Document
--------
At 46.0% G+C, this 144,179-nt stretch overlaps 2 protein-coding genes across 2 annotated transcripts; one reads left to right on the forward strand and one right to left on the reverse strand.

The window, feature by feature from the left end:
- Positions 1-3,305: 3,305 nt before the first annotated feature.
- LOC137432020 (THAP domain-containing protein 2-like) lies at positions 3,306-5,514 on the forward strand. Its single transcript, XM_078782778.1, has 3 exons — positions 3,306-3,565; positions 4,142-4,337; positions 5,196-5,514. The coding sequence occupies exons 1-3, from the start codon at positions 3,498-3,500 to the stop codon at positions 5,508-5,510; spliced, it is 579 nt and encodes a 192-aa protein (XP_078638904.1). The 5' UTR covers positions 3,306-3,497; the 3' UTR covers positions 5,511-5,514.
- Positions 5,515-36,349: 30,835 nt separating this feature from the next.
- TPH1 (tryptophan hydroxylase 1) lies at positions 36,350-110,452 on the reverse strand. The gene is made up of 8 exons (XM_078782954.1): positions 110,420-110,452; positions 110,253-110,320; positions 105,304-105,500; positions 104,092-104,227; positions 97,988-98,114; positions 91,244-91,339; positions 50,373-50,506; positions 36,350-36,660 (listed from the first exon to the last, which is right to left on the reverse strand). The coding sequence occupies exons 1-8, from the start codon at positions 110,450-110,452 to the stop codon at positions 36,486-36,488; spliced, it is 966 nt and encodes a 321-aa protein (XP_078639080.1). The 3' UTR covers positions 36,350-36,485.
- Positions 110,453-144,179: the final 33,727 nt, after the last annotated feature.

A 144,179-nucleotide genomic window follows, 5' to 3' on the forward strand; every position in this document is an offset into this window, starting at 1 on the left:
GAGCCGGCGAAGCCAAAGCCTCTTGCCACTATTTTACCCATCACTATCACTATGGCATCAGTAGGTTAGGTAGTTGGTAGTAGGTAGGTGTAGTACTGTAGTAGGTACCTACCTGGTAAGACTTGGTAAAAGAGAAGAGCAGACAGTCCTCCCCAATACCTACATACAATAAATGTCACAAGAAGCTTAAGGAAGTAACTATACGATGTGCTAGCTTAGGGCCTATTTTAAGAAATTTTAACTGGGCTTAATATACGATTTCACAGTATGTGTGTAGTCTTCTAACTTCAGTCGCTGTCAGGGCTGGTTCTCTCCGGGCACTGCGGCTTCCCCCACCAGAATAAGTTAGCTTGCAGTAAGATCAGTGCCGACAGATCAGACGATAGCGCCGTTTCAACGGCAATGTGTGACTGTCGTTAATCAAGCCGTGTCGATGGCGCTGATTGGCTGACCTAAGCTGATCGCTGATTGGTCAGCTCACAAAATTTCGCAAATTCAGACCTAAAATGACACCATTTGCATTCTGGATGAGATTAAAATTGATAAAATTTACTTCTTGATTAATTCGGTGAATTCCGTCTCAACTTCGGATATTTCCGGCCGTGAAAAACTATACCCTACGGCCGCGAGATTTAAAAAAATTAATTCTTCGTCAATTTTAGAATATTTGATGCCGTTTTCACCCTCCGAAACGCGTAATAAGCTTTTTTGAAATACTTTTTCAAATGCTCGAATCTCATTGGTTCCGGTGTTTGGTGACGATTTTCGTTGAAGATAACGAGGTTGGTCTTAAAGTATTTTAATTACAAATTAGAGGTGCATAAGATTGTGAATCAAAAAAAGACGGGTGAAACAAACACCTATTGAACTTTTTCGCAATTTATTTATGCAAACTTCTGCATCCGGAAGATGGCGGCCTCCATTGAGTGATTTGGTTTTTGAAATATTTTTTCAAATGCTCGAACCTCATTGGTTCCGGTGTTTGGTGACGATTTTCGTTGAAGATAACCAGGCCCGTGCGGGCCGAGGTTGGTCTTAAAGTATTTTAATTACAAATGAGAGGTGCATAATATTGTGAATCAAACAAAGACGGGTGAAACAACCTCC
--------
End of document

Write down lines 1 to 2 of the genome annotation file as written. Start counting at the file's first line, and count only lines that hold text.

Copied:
At 46.0% G+C, this 144,179-nt stretch overlaps 2 protein-coding genes across 2 annotated transcripts; one reads left to right on the forward strand and one right to left on the reverse strand.

The window, feature by feature from the left end: